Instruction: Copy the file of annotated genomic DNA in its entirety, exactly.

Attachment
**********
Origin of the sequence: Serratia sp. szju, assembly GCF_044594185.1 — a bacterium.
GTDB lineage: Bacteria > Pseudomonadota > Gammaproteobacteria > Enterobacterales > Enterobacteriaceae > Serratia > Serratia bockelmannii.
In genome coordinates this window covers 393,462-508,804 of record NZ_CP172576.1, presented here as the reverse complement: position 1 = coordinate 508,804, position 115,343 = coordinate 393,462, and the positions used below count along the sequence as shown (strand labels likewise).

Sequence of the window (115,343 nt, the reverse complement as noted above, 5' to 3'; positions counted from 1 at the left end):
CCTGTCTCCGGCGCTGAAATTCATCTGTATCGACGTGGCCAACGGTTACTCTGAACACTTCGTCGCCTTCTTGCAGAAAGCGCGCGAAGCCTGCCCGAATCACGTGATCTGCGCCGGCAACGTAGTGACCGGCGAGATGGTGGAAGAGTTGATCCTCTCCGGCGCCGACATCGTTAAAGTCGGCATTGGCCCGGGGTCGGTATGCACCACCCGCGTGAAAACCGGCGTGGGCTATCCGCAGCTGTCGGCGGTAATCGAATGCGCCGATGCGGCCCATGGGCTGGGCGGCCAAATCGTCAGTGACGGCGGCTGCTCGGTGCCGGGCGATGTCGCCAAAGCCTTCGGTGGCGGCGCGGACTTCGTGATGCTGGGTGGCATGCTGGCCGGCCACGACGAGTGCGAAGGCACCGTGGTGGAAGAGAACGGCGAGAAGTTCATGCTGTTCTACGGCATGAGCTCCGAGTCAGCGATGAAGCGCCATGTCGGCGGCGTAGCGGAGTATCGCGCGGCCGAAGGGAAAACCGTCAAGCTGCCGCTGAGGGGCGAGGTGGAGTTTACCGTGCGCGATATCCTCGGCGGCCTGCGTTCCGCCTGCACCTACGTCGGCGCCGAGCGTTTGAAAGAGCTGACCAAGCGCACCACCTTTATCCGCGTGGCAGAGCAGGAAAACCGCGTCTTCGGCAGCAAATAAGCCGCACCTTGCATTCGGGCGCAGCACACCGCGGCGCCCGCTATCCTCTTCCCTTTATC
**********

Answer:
Origin of the sequence: Serratia sp. szju, assembly GCF_044594185.1 — a bacterium.
GTDB lineage: Bacteria > Pseudomonadota > Gammaproteobacteria > Enterobacterales > Enterobacteriaceae > Serratia > Serratia bockelmannii.
In genome coordinates this window covers 393,462-508,804 of record NZ_CP172576.1, presented here as the reverse complement: position 1 = coordinate 508,804, position 115,343 = coordinate 393,462, and the positions used below count along the sequence as shown (strand labels likewise).

Sequence of the window (115,343 nt, the reverse complement as noted above, 5' to 3'; positions counted from 1 at the left end):
CCTGTCTCCGGCGCTGAAATTCATCTGTATCGACGTGGCCAACGGTTACTCTGAACACTTCGTCGCCTTCTTGCAGAAAGCGCGCGAAGCCTGCCCGAATCACGTGATCTGCGCCGGCAACGTAGTGACCGGCGAGATGGTGGAAGAGTTGATCCTCTCCGGCGCCGACATCGTTAAAGTCGGCATTGGCCCGGGGTCGGTATGCACCACCCGCGTGAAAACCGGCGTGGGCTATCCGCAGCTGTCGGCGGTAATCGAATGCGCCGATGCGGCCCATGGGCTGGGCGGCCAAATCGTCAGTGACGGCGGCTGCTCGGTGCCGGGCGATGTCGCCAAAGCCTTCGGTGGCGGCGCGGACTTCGTGATGCTGGGTGGCATGCTGGCCGGCCACGACGAGTGCGAAGGCACCGTGGTGGAAGAGAACGGCGAGAAGTTCATGCTGTTCTACGGCATGAGCTCCGAGTCAGCGATGAAGCGCCATGTCGGCGGCGTAGCGGAGTATCGCGCGGCCGAAGGGAAAACCGTCAAGCTGCCGCTGAGGGGCGAGGTGGAGTTTACCGTGCGCGATATCCTCGGCGGCCTGCGTTCCGCCTGCACCTACGTCGGCGCCGAGCGTTTGAAAGAGCTGACCAAGCGCACCACCTTTATCCGCGTGGCAGAGCAGGAAAACCGCGTCTTCGGCAGCAAATAAGCCGCACCTTGCATTCGGGCGCAGCACACCGCGGCGCCCGCTATCCTCTTCCCTTTATC